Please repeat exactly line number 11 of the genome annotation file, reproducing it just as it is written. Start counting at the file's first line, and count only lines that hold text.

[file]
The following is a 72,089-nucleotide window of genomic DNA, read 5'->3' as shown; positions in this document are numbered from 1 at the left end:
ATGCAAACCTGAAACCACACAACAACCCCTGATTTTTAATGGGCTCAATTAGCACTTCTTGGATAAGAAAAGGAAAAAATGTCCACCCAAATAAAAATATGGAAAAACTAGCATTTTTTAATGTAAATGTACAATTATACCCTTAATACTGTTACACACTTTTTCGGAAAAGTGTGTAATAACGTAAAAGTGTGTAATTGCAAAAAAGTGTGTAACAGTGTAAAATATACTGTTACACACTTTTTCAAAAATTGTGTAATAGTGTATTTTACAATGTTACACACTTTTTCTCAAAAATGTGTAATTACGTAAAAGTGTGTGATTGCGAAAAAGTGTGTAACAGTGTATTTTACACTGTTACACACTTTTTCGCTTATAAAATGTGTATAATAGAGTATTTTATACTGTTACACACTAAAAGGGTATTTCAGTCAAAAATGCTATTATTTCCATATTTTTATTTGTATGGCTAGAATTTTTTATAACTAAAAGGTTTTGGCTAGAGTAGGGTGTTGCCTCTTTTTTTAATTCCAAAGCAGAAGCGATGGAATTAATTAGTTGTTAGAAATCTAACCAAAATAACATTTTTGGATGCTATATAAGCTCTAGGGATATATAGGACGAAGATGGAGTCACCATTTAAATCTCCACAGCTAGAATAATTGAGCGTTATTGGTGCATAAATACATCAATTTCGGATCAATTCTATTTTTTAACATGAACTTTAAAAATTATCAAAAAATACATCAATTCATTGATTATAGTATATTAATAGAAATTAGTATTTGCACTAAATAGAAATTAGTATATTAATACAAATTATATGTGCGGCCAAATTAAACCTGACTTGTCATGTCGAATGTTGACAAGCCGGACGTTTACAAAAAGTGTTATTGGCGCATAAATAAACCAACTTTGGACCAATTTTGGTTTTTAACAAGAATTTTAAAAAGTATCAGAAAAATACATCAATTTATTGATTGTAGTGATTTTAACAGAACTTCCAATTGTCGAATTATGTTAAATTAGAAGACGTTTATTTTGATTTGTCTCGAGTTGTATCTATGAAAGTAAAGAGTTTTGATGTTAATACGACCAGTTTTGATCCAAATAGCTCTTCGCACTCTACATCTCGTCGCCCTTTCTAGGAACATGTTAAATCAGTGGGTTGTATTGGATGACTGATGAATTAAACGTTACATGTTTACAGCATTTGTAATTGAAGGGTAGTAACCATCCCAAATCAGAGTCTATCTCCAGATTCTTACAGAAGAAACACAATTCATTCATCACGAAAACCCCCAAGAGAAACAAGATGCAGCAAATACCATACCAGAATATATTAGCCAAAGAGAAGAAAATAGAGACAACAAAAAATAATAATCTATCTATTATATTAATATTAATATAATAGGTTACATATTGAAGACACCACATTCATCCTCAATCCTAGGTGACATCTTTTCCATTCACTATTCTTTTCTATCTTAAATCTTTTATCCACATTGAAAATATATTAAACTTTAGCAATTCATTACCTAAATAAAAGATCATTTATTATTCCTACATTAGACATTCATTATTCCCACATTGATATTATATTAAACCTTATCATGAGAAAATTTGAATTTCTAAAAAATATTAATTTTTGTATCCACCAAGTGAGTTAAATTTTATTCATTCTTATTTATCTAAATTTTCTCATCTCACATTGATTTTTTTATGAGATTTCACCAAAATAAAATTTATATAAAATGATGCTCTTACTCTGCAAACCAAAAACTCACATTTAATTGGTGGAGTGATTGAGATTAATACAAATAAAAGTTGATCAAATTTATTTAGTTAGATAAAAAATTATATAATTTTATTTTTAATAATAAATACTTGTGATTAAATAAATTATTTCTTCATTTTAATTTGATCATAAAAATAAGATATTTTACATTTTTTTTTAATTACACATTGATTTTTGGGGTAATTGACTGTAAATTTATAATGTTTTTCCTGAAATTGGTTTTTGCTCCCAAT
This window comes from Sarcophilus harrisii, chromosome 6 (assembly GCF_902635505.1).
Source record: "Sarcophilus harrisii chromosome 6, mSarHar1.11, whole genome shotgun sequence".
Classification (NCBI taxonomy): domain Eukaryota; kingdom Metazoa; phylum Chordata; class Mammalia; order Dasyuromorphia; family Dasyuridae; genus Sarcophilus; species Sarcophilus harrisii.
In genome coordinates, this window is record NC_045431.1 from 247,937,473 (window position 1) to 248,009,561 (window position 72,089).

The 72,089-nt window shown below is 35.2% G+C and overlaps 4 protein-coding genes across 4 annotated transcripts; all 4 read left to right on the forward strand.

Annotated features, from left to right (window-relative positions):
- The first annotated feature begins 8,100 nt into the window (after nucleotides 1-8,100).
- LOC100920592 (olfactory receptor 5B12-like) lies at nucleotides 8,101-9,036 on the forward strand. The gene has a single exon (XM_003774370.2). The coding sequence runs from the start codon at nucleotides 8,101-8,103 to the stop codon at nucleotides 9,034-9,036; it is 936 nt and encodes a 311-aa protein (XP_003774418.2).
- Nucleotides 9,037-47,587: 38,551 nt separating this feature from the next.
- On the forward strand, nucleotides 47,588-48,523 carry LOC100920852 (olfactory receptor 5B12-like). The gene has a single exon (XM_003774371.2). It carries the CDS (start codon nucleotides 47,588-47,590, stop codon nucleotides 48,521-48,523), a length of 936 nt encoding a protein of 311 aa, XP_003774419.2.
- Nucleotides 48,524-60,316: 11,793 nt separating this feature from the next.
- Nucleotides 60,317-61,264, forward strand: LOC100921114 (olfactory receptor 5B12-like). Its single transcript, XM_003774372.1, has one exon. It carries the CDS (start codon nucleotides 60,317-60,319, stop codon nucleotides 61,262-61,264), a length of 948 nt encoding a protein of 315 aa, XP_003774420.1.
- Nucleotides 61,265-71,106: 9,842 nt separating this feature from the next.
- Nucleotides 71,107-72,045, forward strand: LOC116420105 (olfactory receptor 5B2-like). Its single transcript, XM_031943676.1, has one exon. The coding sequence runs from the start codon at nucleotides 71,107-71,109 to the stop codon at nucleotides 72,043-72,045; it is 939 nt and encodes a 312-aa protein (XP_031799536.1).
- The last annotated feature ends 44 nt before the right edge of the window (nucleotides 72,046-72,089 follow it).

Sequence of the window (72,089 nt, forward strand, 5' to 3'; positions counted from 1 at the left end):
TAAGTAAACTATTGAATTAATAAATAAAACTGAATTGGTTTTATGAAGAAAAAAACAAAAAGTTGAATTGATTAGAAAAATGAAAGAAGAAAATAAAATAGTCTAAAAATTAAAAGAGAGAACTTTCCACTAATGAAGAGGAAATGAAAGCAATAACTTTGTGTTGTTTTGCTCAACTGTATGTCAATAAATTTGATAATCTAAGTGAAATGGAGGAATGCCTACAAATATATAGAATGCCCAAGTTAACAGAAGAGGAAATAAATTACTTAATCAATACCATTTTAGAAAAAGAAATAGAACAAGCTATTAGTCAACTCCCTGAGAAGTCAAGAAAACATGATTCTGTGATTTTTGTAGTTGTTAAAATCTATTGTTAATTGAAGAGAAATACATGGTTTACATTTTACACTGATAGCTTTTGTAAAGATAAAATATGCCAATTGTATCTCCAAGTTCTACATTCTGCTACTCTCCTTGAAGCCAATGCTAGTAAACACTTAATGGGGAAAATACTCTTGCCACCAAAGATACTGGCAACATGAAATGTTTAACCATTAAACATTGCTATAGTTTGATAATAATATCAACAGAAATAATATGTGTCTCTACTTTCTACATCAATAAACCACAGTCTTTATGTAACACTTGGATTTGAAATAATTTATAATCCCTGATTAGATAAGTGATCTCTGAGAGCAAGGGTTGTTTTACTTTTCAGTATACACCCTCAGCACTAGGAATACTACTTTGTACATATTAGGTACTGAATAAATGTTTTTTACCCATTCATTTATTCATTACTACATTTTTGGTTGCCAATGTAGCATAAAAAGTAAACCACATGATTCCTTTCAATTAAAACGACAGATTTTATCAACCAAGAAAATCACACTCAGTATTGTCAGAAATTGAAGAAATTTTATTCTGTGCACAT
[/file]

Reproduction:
- Nucleotides 9,037-47,587: 38,551 nt separating this feature from the next.